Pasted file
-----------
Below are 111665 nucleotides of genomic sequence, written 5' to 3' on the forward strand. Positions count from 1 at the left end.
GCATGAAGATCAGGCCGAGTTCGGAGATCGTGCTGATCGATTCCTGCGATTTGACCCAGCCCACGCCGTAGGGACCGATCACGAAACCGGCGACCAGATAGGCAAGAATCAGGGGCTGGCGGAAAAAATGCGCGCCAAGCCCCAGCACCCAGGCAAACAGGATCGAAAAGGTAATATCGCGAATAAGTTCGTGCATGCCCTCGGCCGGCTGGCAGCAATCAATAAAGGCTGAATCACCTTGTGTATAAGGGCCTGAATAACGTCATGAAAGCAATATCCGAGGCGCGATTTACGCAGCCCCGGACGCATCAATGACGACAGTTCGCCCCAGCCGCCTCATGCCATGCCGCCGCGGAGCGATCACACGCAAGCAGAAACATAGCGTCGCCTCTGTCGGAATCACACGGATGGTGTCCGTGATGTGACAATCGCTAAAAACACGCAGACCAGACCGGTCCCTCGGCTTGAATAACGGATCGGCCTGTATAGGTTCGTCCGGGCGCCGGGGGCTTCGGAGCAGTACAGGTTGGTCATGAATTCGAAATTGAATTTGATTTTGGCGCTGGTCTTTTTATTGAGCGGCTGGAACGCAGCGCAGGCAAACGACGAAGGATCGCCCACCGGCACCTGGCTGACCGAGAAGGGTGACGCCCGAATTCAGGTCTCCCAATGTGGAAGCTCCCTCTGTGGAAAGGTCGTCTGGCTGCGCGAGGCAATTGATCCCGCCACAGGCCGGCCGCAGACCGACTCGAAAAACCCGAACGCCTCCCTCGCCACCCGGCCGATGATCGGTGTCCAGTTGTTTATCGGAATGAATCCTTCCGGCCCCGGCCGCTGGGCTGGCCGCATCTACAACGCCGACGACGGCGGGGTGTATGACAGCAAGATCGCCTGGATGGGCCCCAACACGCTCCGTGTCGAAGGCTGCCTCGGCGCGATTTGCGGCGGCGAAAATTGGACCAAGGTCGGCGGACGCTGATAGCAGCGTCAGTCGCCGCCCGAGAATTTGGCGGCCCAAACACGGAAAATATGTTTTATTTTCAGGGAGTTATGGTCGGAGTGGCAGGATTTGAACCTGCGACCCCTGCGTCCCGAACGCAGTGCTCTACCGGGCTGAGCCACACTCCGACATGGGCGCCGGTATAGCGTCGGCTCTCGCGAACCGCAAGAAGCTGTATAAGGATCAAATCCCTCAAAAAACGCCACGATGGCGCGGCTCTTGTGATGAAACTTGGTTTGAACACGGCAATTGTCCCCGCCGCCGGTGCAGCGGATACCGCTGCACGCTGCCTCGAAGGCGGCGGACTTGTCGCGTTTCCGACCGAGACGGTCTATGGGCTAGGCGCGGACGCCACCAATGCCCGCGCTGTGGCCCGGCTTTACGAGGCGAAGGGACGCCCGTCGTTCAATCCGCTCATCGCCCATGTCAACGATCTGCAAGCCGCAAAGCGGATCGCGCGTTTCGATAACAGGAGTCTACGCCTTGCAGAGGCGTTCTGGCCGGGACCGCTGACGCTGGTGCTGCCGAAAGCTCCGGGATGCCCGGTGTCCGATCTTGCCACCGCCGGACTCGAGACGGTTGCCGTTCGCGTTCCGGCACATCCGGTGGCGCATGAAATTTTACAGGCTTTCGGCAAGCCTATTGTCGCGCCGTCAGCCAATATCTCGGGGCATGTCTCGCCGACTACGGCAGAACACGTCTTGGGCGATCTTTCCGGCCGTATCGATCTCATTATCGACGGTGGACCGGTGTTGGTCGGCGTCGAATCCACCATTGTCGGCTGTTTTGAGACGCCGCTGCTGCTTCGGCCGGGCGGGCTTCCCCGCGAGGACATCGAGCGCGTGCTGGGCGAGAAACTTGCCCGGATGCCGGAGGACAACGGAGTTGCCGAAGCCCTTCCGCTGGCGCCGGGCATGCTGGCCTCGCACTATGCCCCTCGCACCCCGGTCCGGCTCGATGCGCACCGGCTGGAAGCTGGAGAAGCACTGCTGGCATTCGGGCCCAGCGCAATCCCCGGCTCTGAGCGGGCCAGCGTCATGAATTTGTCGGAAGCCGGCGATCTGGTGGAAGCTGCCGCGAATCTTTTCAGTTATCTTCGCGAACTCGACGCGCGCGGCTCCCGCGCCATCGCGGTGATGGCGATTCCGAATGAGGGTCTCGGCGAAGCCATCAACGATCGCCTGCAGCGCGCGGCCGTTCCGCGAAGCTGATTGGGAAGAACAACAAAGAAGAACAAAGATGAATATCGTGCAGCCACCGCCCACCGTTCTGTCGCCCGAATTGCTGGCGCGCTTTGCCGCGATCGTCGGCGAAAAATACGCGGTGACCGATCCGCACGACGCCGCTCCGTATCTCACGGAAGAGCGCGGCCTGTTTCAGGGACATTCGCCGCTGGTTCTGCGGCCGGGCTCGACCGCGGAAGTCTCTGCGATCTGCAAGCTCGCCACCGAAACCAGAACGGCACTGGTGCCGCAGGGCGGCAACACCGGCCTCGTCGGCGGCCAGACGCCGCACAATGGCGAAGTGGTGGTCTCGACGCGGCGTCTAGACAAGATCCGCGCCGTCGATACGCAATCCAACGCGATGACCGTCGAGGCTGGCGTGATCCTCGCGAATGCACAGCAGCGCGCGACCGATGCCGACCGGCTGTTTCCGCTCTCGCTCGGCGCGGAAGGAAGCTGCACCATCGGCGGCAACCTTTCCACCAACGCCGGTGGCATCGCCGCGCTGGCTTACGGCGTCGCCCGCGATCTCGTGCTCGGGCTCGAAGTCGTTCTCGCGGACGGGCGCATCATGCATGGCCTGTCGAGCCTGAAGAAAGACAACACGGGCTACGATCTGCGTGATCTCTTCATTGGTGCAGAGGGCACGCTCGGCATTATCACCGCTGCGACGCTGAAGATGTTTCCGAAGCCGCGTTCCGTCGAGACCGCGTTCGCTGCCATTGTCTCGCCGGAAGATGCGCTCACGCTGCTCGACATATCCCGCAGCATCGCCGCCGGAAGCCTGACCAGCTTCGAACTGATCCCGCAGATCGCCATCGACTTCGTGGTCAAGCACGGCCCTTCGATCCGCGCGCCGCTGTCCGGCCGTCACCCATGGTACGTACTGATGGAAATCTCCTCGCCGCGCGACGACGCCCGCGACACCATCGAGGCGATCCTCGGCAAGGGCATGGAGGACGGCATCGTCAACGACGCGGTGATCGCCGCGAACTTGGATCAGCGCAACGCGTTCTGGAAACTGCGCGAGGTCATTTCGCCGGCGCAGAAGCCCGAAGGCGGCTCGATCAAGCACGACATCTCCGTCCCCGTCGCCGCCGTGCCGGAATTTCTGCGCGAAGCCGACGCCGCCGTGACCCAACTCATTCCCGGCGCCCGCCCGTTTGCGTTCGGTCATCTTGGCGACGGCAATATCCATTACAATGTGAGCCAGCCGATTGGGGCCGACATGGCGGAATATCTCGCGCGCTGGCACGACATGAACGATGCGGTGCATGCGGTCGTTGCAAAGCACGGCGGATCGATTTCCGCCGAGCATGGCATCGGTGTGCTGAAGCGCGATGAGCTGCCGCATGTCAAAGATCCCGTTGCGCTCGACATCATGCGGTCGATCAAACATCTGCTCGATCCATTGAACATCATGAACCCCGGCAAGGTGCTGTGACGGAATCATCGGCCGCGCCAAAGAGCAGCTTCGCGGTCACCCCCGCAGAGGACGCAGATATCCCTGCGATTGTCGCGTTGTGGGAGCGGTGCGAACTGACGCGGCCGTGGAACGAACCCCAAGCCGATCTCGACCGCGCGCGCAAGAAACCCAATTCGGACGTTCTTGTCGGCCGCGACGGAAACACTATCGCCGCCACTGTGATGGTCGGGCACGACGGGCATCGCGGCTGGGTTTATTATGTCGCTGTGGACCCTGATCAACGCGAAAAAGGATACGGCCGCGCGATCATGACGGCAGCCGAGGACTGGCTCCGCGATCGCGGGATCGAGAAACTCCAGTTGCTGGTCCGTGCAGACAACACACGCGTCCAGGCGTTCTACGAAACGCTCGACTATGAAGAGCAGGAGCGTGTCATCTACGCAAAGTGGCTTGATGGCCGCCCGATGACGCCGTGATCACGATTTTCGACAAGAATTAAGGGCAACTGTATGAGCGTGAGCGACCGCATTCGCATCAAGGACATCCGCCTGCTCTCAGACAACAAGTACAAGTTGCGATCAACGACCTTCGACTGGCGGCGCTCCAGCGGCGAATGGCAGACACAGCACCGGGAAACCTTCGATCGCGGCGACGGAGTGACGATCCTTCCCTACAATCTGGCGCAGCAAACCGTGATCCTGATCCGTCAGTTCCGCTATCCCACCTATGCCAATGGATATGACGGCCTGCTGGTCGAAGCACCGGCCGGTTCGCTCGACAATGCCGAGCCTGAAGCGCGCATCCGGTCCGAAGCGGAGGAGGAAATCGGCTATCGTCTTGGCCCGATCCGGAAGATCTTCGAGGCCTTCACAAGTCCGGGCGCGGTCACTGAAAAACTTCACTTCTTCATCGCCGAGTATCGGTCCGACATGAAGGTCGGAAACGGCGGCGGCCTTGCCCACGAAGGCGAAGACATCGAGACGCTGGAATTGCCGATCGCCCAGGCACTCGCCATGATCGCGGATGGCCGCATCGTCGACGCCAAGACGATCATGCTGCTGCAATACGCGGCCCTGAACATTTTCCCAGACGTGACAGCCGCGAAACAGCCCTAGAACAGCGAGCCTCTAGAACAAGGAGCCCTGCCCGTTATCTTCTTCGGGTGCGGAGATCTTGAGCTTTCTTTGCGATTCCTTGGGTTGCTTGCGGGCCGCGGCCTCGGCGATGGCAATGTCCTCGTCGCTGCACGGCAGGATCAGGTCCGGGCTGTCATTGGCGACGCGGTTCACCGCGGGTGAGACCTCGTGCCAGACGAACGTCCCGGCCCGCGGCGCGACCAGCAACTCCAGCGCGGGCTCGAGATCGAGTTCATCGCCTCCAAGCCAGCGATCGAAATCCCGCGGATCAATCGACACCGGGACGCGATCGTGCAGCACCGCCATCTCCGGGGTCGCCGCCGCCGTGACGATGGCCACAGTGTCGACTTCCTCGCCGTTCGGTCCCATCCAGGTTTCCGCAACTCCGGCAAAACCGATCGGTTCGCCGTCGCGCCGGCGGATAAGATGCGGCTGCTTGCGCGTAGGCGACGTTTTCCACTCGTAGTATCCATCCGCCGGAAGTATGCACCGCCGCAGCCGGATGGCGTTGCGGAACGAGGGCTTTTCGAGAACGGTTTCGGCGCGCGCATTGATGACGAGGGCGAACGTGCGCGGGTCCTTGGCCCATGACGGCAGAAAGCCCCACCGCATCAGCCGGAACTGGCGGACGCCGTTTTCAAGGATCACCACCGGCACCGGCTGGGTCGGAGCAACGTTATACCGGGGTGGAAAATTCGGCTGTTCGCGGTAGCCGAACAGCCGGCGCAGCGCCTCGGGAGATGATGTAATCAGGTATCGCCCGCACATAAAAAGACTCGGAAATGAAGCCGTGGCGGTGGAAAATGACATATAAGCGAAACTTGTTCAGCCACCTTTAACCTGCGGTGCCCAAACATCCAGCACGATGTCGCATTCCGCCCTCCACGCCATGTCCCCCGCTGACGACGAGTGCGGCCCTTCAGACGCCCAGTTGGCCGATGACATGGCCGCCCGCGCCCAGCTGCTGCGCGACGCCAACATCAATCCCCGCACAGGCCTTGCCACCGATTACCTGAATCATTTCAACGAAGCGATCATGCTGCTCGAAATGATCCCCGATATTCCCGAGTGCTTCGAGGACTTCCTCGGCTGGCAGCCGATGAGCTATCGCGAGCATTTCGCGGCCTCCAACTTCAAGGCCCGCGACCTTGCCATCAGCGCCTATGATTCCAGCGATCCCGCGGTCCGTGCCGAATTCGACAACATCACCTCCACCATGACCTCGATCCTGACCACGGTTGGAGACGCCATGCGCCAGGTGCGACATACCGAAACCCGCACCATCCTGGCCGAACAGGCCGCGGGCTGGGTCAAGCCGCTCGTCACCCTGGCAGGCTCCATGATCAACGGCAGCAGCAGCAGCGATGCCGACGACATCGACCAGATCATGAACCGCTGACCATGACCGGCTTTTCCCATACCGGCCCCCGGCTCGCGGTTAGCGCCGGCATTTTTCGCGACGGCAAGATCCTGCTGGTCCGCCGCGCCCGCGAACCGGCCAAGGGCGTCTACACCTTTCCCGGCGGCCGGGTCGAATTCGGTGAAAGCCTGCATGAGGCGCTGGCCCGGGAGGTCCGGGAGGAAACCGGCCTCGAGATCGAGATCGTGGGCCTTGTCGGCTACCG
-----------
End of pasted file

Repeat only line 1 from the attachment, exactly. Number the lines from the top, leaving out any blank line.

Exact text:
Below are 111665 nucleotides of genomic sequence, written 5' to 3' on the forward strand. Positions count from 1 at the left end.